LOS ANGELES (Variety.com) - Leave it to Jason Momoa and his perfectly tousled man bun to dominate box office charts for the third straight weekend. “Aquaman” easily retained its No. 1 spot, pulling in a solid $30 million for a domestic haul of $259 million.
The DC superhero adventure directed by James Wan has now crossed $940 million worldwide, making it Warner Bros. biggest comic-book title since “The Dark Knight Rises” amassed over $1 billion globally in 2012. If “Aquaman” continues at this pace, Arthur Curry could give Batman a run for his money. “Aquaman” generated another $56.2 million in foreign markets this weekend, bringing its international total to $681 million. The Atlantean blockbuster has already nabbed the distinction as DC’s highest-grossing title overseas, surpassing the record previously set by “The Dark Knight Rises” with $636 million.
With no major studio releases, “Aquaman” didn’t have much competition to maintain its reign in North America. The only newcomer was Sony and Columbia Pictures’ “Escape Room,” a psychological thriller about a group of strangers who get trapped in a deadly (you guessed it) escape room. The PG-13 horror film secured second place with $18 million when it debuted in 2,700 locations. That’s a strong start considering the film only cost $9 million to produce.
“Escape Room” was neck in neck with Disney’s “Mary Poppins Returns” for the No. 2 slot, though Sunday estimates show the latter coming in third with $15.8 million during its third weekend of release. “Mary Poppins Returns,” a sequel to the 1964 classic, has earned $138 million at the domestic box office. The movie starring Emily Blunt and Lin-Manuel Miranda has been a slow burn in theaters, which is to be expected for a movie-musical. It has collected $119 million internationally and over $250 million globally, though it will need to keep chugging a long at multiplexes to justify its $130 million price tag.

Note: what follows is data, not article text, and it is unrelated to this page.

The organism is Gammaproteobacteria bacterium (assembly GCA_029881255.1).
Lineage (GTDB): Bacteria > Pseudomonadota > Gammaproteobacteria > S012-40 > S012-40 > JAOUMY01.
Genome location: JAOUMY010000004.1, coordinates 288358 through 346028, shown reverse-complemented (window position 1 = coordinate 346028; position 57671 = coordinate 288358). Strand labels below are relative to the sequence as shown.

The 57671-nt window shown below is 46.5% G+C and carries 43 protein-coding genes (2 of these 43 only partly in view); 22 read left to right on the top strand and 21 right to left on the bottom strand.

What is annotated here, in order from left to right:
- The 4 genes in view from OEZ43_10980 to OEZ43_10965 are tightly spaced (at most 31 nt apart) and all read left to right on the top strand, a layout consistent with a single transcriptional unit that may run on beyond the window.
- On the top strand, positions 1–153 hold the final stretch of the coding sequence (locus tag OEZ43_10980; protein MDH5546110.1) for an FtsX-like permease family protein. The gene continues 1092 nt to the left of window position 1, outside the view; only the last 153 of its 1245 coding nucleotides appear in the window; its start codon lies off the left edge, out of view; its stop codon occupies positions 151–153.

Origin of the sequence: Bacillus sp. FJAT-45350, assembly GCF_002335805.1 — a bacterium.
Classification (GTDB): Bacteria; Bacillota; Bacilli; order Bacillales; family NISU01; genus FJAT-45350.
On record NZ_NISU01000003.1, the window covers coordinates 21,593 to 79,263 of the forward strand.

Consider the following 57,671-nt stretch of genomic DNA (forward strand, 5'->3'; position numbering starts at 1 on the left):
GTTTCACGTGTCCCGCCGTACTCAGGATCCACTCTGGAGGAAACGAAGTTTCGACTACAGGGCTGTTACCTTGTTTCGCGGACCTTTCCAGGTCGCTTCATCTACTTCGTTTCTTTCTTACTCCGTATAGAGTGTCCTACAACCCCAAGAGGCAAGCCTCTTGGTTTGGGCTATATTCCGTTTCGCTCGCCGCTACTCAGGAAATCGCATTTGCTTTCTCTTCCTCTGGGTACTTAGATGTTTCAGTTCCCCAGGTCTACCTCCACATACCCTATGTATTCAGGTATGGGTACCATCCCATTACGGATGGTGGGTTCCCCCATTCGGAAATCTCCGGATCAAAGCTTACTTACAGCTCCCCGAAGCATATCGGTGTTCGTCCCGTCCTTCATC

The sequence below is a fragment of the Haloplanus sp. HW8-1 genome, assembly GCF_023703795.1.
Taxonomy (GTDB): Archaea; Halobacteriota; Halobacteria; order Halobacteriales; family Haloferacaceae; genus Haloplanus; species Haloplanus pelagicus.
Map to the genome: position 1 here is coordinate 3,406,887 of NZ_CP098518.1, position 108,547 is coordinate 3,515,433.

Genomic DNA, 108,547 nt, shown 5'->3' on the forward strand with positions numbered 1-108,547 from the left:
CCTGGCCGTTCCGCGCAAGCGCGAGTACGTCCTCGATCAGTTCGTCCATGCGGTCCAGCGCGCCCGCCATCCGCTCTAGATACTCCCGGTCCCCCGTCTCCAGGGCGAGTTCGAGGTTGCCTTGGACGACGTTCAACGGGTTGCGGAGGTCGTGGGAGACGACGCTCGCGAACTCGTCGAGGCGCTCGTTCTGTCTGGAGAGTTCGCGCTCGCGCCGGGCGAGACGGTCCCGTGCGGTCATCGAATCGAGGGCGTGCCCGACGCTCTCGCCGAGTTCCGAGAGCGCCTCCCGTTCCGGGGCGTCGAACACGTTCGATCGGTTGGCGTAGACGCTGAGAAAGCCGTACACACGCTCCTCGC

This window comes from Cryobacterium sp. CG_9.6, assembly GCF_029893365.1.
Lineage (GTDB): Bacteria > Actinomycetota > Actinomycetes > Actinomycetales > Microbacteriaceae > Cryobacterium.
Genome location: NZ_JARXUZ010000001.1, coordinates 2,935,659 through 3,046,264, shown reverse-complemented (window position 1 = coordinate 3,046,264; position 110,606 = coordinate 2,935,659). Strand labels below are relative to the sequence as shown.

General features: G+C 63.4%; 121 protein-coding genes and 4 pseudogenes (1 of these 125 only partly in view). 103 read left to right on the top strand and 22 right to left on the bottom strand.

Elsewhere in moviegoing, it was holdovers galore. Paramount’s “Bumblebee” and Sony’s “Spider-Man: Into the Spider-Verse” are in a close race for fourth and fifth place. Both titles pulled in roughly $13 million over the three-day frame, so we won’t be able to officially tell until final numbers come in on Monday.
Hailee Steinfeld stars in “Bumblebee,” the “Transformers” origin story that has made $97 million since debuting just before Christmas. Meanwhile, the domestic haul of “Spider-Verse,” an animated flick from Sony’s arsenal of Marvel characters, currently sits at a robust $133.8 million.
With the Golden Globes on Sunday, Annapurna’s “Vice” could get a box office boost if Adam McKay’s scathing Dick Cheney biopic is able to walk away with some trophies. The political movie has seriously divided critics, but the Hollywood Foreign Press Association was high on “Vice” and handed it a leading six nominations. For now, the $60 million film earned $5.8 million this weekend, taking its domestic tally to $29.7 million.
Fellow Christmas Day release, Sony’s “Holmes & Watson,” continues to struggle. Despite featuring the comedic duo of Will Ferrell and John C. Reilly, the movie made $3.4 million over the three-day stretch for a tepid North American total of $28.4 million. Overseas, the buddy comedy based on the famed detective and his trustee sidekick has made a dismal $7 million, bringing its worldwide bounty to $35 million. It holds an 8 percent average on Rotten Tomatoes, so it might not be a mystery if “Holmes & Watson” fails to recoup its $40 million budget.
January is a traditionally slow month at the box office. Even so, 2019 is already pacing 16.5 percent behind the same weekend last year when “Jumanji: Welcome to the Jungle” held the domestic crown. There’s no need for doom and gloom just yet. The Martin Luther King Jr. holiday should pump some life back into theaters when “Glass,” a sequel to both “Unbreakable” and “Split,” debuts on Jan. 19. Early estimates show the M. Night Shyamalan thriller is projected to open to between $50 million and $70 million. Until then, it’s Jason Momoa’s world, and we’re just living in it.
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